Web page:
Jeep #4 Report: NHTSA’s July 2 Public Hearing

It seems that I found out about the National Highway Transportation Safety  Administration’s public hearing a little too late. I was thinking about attending, so I went online to find out more details.

Today I read the Supplemental notice of public hearing and learned you must register to attend or speak, and the deadline for registration was yesterday. I just called and left a message with the registrar. I tried to be brief as I recounted how a water-damaged vehicle was sold to me as new and the dealership and manufacturer failed to take the car back and refund my money. For details, I referred her here, to The Evening Rabbit Report blog.

My hope is that the registrar will call me back so that I can learn more about what is going on. Good thing I didn’t just show up at the public hearing unannounced. With 23 recalls, there might not be enough room to fit everyone who wants to attend.

Note:  The Supplemental notice lists 20 recalls, but Web sites with recall information show that FCA is up to 23 recalls, the most recent being the one about the water leak that can cause a fire.

SUMMARY: NHTSA will hold a public hearing on whether Fiat Chrysler Automobiles US LLC (Fiat Chrysler) has reasonably met its obligations to remedy recalled vehicles and to notify NHTSA, owners, and purchasers of recalls. This notice provides supplemental information on the subject matter of the hearing.

It would be great if the public hearing was broadcast live on the Internet! (And I will recommend that to the registrar if she calls me back.) Now that would really be a public hearing. That would also give people an opportunity to say “me, too!” Add one more consumer complaint to the list.

The cutoff date for written comments was June 23. I did not find out about the hearing until June 27. I was remiss on doing my Jeep News Research!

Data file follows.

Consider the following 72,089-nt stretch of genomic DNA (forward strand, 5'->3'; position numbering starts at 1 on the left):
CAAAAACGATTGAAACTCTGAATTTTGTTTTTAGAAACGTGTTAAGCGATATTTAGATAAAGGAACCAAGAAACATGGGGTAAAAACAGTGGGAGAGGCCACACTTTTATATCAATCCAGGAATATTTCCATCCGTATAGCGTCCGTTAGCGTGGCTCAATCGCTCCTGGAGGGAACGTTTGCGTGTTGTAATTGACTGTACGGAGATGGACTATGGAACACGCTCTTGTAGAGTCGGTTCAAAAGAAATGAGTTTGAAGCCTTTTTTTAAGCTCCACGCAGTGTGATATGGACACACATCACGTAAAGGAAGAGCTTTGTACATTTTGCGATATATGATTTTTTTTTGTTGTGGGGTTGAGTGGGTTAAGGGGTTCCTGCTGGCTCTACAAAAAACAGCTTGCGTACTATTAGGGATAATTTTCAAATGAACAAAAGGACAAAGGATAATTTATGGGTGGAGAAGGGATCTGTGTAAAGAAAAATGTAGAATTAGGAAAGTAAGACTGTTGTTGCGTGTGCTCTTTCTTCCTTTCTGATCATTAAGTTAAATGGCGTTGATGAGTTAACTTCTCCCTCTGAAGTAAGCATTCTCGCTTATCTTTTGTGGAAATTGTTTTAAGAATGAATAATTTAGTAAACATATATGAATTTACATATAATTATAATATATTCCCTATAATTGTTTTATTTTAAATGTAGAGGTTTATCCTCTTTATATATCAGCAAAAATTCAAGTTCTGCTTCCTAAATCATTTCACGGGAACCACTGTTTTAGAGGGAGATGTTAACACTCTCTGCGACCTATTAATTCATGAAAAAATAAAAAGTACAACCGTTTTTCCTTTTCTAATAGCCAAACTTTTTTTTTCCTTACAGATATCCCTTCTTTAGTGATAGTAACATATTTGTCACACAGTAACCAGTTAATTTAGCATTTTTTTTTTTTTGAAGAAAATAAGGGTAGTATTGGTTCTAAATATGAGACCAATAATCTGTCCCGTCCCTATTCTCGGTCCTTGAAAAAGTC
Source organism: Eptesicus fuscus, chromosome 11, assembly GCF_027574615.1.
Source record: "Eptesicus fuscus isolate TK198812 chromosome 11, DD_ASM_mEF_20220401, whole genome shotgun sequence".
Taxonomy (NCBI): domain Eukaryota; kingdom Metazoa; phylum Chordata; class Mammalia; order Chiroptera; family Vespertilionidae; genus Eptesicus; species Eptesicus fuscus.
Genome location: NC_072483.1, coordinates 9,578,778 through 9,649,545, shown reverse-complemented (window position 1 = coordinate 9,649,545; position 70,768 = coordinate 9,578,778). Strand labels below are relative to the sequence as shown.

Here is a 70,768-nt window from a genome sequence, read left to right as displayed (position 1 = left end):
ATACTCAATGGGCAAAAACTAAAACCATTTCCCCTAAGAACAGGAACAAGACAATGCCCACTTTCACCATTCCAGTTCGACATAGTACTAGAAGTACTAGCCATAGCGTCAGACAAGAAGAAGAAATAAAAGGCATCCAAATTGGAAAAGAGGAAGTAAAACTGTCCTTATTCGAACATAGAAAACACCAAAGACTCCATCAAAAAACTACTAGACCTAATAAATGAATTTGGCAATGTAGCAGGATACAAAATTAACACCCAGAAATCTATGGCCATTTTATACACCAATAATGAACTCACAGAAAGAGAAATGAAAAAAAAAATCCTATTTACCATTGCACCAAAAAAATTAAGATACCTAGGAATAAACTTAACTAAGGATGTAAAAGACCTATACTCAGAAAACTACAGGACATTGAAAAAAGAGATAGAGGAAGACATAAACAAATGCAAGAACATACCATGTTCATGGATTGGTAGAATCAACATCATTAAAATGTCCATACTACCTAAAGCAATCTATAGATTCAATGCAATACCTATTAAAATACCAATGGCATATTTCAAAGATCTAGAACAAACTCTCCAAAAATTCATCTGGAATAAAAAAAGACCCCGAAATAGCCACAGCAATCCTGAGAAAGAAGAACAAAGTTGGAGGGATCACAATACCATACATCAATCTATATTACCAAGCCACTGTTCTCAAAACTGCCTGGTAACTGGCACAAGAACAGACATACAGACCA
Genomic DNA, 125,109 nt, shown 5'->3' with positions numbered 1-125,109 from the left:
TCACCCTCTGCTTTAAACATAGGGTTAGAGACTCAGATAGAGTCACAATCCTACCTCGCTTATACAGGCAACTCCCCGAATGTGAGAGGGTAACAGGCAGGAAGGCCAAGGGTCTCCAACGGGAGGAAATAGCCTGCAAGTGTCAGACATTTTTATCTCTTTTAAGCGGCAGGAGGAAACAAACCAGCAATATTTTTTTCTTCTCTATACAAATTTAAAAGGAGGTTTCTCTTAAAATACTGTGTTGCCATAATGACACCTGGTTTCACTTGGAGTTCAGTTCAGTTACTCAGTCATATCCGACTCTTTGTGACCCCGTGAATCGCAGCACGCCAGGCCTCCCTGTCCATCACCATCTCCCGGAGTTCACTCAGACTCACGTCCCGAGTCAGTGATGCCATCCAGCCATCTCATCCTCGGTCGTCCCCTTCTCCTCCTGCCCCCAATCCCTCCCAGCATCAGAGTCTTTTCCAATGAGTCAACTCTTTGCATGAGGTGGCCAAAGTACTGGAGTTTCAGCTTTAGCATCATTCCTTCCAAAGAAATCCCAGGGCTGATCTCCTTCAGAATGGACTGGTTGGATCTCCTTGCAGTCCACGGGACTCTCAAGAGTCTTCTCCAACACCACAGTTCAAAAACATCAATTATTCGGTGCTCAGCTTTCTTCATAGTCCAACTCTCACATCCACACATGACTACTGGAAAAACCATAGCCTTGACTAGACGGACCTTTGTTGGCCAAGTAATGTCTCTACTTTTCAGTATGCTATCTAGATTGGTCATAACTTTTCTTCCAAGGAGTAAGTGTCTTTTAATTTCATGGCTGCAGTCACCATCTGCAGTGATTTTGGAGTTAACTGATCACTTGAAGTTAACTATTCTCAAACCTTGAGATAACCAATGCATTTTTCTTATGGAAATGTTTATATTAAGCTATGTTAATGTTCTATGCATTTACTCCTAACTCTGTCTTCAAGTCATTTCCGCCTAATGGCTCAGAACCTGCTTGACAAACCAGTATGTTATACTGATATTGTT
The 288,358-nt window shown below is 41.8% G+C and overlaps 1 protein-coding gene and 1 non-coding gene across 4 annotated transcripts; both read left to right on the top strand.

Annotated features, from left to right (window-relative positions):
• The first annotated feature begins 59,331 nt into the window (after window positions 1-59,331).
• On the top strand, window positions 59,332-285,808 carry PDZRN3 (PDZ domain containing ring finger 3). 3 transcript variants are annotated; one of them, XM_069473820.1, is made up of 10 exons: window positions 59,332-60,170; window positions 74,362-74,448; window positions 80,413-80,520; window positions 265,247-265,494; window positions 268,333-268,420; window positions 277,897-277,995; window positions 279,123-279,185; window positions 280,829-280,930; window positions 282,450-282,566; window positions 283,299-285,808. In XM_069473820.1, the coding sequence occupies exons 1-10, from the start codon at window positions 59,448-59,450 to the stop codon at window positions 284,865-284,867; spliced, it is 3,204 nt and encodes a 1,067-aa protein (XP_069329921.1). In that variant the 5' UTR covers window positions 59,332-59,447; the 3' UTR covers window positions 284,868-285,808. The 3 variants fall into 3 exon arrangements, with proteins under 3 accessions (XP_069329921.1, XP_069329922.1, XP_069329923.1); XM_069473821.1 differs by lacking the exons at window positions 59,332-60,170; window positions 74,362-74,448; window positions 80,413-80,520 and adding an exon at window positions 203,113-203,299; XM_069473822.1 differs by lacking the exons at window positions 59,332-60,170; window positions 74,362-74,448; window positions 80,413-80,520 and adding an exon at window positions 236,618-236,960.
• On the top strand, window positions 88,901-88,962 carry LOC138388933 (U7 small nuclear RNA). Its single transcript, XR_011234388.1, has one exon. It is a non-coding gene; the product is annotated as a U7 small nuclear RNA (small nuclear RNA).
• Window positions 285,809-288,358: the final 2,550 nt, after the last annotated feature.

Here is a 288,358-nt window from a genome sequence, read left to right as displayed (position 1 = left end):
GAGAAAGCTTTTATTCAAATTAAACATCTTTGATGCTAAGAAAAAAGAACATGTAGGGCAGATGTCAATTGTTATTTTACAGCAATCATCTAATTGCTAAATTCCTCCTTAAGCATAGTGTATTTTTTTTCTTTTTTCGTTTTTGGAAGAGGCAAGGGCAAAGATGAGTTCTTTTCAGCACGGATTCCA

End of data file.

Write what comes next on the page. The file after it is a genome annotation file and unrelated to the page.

Question of the Day:  To the officials at the public hearing:  Who decides whether the consumer gets a buy back or a replacement? Does the government leave that up to the manufacturer, or is it the consumer’s choice?

Recall Remedy Requirements  A manufacturer of a recalled motor vehicle is required to remedy the vehicle’s defect or noncompliance without charge. 49 U.S.C. 30120(a). The manufacturer may repair the vehicle, replace the vehicle with an identical or reasonably equivalent vehicle, or refund the purchase price, less a reasonable allowance for depreciation. Id. If a manufacturer decides to repair a defect or noncompliance and the repair is not done adequately within a reasonable time, the manufacturer shall replace the vehicle without charge with an identical or reasonably equivalent vehicle, or refund the purchase price, less a reasonable allowance for depreciation. Id. Sec. 30120(c).  On its own motion or on application by any interested person, NHTSA may conduct a hearing to decide whether a manufacturer has reasonably met the remedy requirements. Id. Sec. 30120(e); 49 CFR 557.6. If NHTSA decides that the manufacturer has not reasonably met the remedy requirements, it shall order the manufacturer to take specified action to meet those requirements, including by ordering the manufacturer to refund the purchase price of the defective or noncomplying vehicles, less a reasonable allowance for depreciation. 49 U.S.C. 30120(a), (c), (e); see 49 CFR 557.8. NHTSA may also take any other action authorized by the Safety Act. 49 U.S.C. 30120(e); 49 CFR 557.8. A person that violates the Safety Act, including the remedy requirements, or regulations prescribed thereunder, is liable to the United States Government for a civil penalty of not more than $7,000 for each violation. 49 U.S.C. 30165(a)(1); 49 CFR 578.6. A separate violation occurs for each motor vehicle and for each failure to perform a required act. Id. The maximum penalty for a related series of violations is $35,000,000. Id.

My message to government officials for the July 2 public hearing:  Fiat Chrysler continues to manufacture Jeeps with defects that allow water to get into the interior, including the dashboard (not just affecting the power lift-gate). I was sold one of these vehicles on March 2, 2015. Supposedly the water leak caused by the faulty sunroof drain tube was fixed. I disagree. I believe smaller amounts of water continue to get in the car, and this is what causes my instrument panel to go dim and brighten at random intervals when we have a steady rain. When I took the car back a second time, the dealership service center insisted the problem was fixed. It is not fixed. The car is defective, and I want and believe I deserve a full refund.

UPDATE:  a few hours later…  A wonderful attorney at NHTSA just called and informed me that the comment period is not closed and explained to me how to submit my statement online. She was most encouraging to me about the Jeep #4 drama. God Bless You Kara Fisher!

nhsta case

Advertisements

Leave a Reply

Fill in your details below or click an icon to log in:

WordPress.com Logo

You are commenting using your WordPress.com account. Log Out / Change )

Twitter picture

You are commenting using your Twitter account. Log Out / Change )

Facebook photo

You are commenting using your Facebook account. Log Out / Change )

Google+ photo

You are commenting using your Google+ account. Log Out / Change )

Connecting to %s